Tags: economy | dollar | china | singapore

The Real Numbers Behind a Strong Dollar

Monday, 02 February 2015 11:52 AM Current | Bio | Archive

We seem to live in a fool’s paradise. While practically all industrial countries have devalued their currency in order to improve their economy (Singapore is the latest country doing it, with China poised to follow), our government seems to take no action while our economy gets affected more and more, as time goes by. Consider this:

Since most U.S. multinational corporations derive about 70 percent of the earnings from abroad and assuming an average 20 percent of foreign devaluations, future earnings will therefore shrink by 14 percent on their U.S. balance sheets. A fact that will become apparent to Wall Street in the second quarter of 2015.

Secondly, there will be a great effect on U.S. exports. Here is the question: Will a German purchase a Buick that suddenly cost 25 percent more? On the other hand, an American buyer will gladly pay 25 percent less for a Mercedes which he previously could not afford.

Such imbalance between imports and exports will add about $100 billion to our present $400 billion current account deficit. Remember, all these yearly current account deficits will add to our $18 trillion national debt.

Admittedly, there is some offset since we have to pay less for imported oil. However, since most of foreign oil wells are owned by U.S. companies, this is again offset by the reduced profit margins on the imported oil.

One might wonder, why do countries reduce the value of their currency. Here is an answer: Take Japan for example, they now have to pay over 25 percent more for imported energy, since the price is posted in U.S. dollars. However, they don’t mind doing this as long as they can export more finished goods, since there is at least 50 percent of value added between the oil and a finished product. This “value–added” is what ultimately aids the Japanese economy.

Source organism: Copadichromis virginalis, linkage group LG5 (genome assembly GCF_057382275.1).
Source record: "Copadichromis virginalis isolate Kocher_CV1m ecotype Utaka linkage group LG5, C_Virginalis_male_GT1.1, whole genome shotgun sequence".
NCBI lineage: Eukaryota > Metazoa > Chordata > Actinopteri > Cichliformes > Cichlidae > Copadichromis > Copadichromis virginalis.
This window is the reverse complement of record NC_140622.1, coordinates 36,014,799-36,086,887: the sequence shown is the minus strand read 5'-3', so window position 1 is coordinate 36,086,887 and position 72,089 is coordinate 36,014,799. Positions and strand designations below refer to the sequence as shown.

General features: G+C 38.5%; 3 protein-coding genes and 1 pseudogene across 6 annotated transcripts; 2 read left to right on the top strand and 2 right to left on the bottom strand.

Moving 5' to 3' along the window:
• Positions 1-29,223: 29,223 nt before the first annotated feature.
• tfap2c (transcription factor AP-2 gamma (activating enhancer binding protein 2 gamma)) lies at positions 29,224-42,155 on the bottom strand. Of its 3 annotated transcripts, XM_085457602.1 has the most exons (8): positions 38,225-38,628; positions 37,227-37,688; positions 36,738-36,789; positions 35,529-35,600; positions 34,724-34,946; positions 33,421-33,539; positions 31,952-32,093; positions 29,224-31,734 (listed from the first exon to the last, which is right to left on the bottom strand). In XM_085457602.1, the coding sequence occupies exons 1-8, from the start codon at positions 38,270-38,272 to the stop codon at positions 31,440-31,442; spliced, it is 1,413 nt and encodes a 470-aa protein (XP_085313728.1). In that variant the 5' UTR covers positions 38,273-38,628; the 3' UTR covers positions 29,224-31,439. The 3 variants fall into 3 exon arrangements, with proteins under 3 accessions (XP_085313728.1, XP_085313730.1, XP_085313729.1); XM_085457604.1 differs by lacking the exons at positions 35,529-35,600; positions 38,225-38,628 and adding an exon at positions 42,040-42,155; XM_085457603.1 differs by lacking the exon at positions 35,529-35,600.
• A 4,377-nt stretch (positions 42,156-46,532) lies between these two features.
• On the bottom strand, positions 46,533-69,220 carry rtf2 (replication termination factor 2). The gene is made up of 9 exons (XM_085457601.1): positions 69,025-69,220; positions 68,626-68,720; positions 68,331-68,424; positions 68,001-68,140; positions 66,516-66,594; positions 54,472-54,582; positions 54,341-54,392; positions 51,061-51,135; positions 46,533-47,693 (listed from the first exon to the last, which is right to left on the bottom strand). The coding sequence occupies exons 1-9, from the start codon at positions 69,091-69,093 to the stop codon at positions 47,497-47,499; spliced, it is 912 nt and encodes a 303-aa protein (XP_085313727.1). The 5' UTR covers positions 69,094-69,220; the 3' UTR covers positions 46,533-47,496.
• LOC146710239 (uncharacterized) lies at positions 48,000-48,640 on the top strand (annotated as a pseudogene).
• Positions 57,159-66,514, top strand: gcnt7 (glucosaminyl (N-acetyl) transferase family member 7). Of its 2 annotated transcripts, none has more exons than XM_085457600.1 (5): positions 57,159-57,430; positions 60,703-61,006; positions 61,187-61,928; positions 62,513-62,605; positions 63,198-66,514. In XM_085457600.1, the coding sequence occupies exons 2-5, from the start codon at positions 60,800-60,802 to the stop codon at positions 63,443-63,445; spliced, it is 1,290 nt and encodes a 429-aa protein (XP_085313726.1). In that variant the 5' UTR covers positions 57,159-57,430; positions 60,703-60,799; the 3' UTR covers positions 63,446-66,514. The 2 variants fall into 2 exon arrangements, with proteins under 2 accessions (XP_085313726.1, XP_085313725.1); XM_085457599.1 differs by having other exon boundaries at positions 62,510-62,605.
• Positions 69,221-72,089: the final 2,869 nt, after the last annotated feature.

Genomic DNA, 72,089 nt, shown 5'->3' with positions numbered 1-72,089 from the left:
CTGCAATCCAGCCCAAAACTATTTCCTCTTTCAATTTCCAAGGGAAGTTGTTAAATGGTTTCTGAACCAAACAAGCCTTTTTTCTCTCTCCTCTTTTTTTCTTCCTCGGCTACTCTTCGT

The argument has been made, that the great reduction in the price of oil has been a boon for the U.S. economy. It certainly has been good for the U.S. consumer, and therefore for the companies that produce consumer staples. Yet, looking at the overall picture, it is a zero-sum game.

The money that goes into the pockets of the consumer is offset by the loss in revenue by the U.S. oil companies and by the lost wages of the laid-off oil workers. Finally, the U.S. oil price has no effect on the value of the dollar vis-a-vis foreign countries.

While the effects of the currency imbalance works itself gradually into the earnings of our companies (we already see the beginning of earnings reductions), any prudent investor certainly should take note of what is happening.

Hans Baumann is a licensed engineer in four states and a member of Sigma Xi, the Scientific Research Society. He is an adviser to the dean of the University of New Hampshire Business School. Baumann has published manuals on valves and was a contributor to many works including the "Instrument Engineers' Handbook" and the "Control Valves Handbook." He has also self-published several books on business management and German history. His book "Hitler's Fate," suggests that Adolf Hitler did not commit suicide and survived World War II. For more of his reports, Go Here Now.

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While the effects of the currency imbalance works itself gradually into the earnings of our companies (we already see the beginning of earnings reductions), investors should take note of what is happening.
economy, dollar, china, singapore
Monday, 02 February 2015 11:52 AM
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